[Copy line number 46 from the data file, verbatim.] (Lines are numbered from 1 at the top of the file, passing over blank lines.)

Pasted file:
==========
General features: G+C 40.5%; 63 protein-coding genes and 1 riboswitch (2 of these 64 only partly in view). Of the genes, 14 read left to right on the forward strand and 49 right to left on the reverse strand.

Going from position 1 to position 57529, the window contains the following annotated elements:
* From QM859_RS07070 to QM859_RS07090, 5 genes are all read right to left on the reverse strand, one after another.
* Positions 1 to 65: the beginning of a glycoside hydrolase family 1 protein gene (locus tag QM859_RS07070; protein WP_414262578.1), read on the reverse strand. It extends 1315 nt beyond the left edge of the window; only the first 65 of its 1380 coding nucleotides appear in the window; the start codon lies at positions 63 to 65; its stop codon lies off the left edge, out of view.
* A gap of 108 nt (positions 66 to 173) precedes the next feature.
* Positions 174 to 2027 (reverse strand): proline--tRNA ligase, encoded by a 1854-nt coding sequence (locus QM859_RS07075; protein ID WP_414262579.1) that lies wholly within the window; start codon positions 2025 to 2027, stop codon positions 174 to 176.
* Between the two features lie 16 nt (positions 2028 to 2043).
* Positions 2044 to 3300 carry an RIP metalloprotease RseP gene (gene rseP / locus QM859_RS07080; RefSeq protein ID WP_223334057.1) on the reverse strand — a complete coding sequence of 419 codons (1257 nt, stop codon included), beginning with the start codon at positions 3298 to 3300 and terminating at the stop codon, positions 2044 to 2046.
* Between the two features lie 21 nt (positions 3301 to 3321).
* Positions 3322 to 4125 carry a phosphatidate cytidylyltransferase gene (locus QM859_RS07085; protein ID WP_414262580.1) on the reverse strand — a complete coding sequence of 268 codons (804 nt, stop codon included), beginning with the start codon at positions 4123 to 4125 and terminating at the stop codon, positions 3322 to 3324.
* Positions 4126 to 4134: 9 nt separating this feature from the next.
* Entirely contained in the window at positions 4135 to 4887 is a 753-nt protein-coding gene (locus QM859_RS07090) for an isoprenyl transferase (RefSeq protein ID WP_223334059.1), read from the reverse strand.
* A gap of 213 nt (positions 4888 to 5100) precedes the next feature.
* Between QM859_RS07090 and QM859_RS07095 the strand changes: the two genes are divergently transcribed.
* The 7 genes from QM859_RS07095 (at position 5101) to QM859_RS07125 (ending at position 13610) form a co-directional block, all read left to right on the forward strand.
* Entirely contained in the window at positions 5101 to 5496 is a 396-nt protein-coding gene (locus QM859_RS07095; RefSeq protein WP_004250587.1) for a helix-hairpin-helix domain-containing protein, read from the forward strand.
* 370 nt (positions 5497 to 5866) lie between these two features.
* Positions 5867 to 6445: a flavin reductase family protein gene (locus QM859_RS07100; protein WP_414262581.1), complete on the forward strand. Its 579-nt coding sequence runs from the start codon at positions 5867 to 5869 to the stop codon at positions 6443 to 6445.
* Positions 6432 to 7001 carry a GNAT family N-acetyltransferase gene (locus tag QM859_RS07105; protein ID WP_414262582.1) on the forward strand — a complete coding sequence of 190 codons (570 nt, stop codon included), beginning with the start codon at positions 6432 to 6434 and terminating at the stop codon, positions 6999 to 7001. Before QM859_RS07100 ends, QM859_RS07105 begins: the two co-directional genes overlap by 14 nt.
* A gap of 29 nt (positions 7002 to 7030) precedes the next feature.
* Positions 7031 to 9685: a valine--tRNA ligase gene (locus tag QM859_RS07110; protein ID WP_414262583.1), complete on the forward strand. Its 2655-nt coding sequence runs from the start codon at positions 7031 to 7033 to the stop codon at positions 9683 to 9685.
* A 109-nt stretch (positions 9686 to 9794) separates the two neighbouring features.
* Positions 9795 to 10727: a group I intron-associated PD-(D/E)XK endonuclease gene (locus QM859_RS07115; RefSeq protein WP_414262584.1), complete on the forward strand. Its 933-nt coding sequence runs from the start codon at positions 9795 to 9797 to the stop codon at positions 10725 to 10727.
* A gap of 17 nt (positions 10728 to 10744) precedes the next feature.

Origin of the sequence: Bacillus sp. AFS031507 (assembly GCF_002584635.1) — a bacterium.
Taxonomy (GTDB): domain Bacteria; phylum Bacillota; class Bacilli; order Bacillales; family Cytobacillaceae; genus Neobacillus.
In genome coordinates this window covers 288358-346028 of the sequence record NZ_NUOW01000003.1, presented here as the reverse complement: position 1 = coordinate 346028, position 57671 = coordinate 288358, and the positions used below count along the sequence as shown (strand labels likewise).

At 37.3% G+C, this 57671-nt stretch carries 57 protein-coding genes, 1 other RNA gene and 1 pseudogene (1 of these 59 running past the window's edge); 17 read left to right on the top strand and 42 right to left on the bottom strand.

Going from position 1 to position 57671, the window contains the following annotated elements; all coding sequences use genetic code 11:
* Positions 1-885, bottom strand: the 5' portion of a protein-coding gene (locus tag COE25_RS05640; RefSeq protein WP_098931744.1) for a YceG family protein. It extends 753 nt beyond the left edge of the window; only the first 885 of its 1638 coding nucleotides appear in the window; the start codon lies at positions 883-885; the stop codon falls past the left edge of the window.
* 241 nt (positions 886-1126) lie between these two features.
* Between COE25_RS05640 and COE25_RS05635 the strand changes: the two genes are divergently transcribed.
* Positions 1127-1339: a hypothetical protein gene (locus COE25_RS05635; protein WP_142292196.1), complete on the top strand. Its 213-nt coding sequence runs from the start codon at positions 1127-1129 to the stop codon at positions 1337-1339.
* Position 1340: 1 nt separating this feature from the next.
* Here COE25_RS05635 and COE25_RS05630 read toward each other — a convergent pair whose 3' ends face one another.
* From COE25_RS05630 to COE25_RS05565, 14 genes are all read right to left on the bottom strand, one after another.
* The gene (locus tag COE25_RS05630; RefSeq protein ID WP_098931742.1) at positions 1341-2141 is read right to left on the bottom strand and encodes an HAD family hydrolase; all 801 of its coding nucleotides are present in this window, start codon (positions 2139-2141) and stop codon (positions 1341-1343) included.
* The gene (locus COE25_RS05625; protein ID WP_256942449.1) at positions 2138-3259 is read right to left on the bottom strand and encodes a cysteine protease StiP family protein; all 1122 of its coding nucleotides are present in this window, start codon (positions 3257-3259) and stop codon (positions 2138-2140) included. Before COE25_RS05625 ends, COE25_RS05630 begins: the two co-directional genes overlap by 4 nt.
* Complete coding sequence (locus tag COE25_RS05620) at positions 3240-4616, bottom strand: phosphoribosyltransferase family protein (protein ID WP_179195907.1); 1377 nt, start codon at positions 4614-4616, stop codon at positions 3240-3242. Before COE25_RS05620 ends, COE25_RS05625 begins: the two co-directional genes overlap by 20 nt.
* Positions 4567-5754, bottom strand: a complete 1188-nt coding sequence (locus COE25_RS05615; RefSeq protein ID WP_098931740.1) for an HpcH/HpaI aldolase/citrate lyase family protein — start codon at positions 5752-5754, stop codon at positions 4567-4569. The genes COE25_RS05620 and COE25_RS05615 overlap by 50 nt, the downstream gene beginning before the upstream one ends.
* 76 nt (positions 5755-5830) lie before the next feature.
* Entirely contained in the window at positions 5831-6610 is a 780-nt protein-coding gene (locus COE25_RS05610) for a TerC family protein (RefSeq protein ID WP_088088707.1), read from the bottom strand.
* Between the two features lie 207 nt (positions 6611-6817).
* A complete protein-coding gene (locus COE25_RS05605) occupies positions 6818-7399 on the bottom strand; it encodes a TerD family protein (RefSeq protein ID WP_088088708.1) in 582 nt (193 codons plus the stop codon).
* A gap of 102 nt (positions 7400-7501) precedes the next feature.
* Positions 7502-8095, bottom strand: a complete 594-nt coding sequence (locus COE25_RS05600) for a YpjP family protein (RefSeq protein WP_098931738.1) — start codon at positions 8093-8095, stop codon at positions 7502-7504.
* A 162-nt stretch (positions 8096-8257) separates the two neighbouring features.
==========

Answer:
* Positions 7502-8095, bottom strand: a complete 594-nt coding sequence (locus COE25_RS05600) for a YpjP family protein (RefSeq protein WP_098931738.1) — start codon at positions 8093-8095, stop codon at positions 7502-7504.